Dog Ownership: 8 Factors to Consider

While I’d be among the first to claim the pluses of dog ownership outweigh the minuses, there are some inconveniences.

Make that, nuisances.

If you’re considering adding a fur-kid to your household, you might want to factor in the following:

1) Picking up poop. Of course you’ll need to scoop your dog’s waste during his walks, but you might also have to in your yard. Especially if your dog, like mine, has a propensity toward eating his own waste. Nasty habit. Nasty doggie-breath, too!

2) Walking in inclement weather. Dogs are like that ad the U.S. Postal Service used to run: ‘Neither snow nor rain nor heat nor gloom of night stays these couriers from the swift completion of their appointed rounds.’ Sadly, few of them read the word “swiftly.” Nope, they saunter along, sniffing every blade of grass and trying to leave evidence they passed by. And they don’t care if it’s 90 degrees outside or if it’s 25 with snow on the ground.

3) Chewing. Puppies chew. They’re teething, and their gums hurt, so they try to ease the pain by chewing. If you don’t provide acceptable things for them to gnaw (like toys and bones), and if you don’t train them NOT to, you’ll find them chewing furniture, staircases, your good shoes, whatever they can get their jaws around.

4) Jumping. Perhaps it’s just a dog’s nature, but most breeds seem to want to get right in a person’s face and they rise to their back legs to do so. People who are jumped on — whether they know or don’t know your dog — can be frightened, especially if the dog is large. Responsible owners will train their pets not to jump on people.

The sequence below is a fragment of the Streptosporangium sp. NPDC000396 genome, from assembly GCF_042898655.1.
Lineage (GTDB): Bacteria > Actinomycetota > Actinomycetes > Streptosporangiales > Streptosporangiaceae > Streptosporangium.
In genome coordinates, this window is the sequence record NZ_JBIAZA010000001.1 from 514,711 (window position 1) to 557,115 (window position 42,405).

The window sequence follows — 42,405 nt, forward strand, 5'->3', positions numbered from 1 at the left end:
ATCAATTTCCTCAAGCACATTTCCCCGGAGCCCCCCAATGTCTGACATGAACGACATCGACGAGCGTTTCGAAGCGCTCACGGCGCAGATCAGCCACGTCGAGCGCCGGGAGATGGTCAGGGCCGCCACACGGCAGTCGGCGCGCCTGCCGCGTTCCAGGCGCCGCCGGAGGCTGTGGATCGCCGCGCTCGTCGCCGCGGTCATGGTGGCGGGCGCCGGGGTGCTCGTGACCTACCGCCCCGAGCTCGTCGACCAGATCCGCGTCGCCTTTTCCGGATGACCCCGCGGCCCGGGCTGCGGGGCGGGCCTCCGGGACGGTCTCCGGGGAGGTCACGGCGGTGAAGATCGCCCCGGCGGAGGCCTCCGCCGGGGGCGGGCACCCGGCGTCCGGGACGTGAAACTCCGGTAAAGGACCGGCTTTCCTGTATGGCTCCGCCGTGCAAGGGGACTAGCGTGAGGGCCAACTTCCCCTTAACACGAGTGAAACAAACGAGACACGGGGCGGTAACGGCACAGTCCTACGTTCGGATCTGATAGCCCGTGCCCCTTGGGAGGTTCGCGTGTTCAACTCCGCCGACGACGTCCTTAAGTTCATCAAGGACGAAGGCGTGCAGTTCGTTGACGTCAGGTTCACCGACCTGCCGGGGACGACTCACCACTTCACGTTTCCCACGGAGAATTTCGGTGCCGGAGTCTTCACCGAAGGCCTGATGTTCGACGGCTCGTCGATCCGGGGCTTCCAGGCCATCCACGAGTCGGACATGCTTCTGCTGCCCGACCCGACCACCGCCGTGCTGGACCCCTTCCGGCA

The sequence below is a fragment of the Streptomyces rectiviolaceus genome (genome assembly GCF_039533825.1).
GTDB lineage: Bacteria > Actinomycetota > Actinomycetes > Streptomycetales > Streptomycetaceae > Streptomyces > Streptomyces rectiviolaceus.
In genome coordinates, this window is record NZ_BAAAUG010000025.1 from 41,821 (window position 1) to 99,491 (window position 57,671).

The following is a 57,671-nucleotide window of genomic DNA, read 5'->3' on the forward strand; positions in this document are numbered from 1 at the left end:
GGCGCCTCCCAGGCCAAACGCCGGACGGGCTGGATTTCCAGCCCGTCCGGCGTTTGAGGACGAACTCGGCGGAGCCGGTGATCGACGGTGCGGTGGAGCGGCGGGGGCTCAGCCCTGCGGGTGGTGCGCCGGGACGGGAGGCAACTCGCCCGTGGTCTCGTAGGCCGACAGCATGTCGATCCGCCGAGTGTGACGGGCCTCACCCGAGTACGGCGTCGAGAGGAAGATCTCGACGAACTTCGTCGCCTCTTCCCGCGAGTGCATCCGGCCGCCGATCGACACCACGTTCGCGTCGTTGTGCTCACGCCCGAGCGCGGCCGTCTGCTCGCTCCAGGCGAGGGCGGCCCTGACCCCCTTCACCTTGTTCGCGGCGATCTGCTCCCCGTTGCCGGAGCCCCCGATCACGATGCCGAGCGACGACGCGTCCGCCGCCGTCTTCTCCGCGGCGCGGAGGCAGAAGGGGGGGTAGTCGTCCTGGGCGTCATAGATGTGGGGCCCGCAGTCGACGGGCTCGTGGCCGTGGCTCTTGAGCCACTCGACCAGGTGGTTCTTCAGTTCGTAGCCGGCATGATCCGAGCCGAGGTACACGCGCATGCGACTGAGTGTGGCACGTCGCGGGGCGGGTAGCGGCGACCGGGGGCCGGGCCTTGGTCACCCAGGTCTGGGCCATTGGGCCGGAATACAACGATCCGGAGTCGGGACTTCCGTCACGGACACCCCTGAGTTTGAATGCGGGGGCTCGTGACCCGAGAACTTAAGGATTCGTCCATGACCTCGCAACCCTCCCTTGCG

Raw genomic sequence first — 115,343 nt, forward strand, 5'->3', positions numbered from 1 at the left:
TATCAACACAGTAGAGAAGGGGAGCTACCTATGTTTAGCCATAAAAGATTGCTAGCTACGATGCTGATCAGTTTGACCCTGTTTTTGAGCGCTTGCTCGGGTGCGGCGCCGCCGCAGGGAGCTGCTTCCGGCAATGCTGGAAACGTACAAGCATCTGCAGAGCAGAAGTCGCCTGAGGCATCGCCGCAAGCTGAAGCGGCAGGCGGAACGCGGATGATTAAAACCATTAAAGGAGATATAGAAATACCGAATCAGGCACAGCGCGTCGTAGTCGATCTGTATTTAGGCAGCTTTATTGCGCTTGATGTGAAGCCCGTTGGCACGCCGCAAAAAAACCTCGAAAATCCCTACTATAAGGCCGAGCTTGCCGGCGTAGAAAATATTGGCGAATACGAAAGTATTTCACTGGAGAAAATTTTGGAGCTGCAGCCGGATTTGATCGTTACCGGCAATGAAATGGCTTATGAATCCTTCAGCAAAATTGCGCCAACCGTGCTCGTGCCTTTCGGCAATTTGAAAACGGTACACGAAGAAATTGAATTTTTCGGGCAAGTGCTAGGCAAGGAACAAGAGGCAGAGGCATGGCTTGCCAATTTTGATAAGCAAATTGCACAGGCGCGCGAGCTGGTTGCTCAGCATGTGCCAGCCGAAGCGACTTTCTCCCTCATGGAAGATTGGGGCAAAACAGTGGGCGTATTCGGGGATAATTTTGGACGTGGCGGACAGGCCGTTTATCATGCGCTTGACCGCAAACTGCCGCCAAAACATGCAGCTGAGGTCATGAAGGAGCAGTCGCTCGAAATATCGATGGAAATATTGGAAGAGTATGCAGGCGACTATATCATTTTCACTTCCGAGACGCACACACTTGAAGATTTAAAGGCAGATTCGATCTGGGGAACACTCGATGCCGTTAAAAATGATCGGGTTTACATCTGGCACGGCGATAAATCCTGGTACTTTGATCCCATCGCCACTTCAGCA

5) Separation anxiety. Some dogs get so tethered to their family that they “unwind” when they’re left behind. The family leaves for town, and these poor creatures cry, bark, race around the house and up and down stairs. They take their frustrations out on furniture, magazines, etc.; some even “forget” they’ve been housebroken, and you know what that means — a mess for you to clean up upon your return!

6) Vomit. Gross, I know, but think about it. If your kid gets sick, you clean it up. Same thing goes for your dog.

7) Finances. Take a dog into your life and you’re responsible for his needs (food, shelter, medical, entertainment) for LIFE. If the dog gets sick, you pay for his treatment (and most insurance policies don’t cover pets). If the tiny fur-ball grows into a 150-lb. “horse,” you still have to feed him!

8) Time. Some people are just too busy for a dog. Maybe they travel; maybe their lives are filled with work, friends, volunteering. A dog needs lots of attention, and it’s cruel to expect him to live in a crate 24 hours a day.

Okay, can you think of other reasons not to get a dog?


18 thoughts on “Dog Ownership: 8 Factors to Consider

  1. Outstanding post, Debbie! And you hit on many important things about owning a dog. I was raised in a family that own dogs, so I know these 8 factors to be true. At one point we had two dogs (a German Shepherd and a Yorkie Poo).

    Yes, having a dog is an utter delight, but you’re right, it takes care and responsibility.

    Again, awesome post!

    Happy Wednesday to you!

    P.S Love your new blog template. Faaaaaaaaaaabulous!

  2. Ron, thanks for verifying what I’ve found — that dogs, despite all the love and companionship they offer, can be total BABIES, needing lots of attention!

    Glad you like the new look. I don’t want to confuse people, but sometimes I get bored with same-old, same-old.

    Happy middle-of-the-week right back at ya!

  3. All great points, Debbie! And another thing that’s really important to consider is where you’re at in life. Getting a puppy when you have babies or toddlers can be an added challenge that proves to be too much for some people. Children understandably take priority over the family pet. Adding a puppy during this stage of life may mean the fur-kid ends up neglected.

    I can, however, vouch for the benefits of getting a dog when the nest begins to empty. 🙂 My Lucy is so loved and spoiled, she probably thinks she’s the family princess!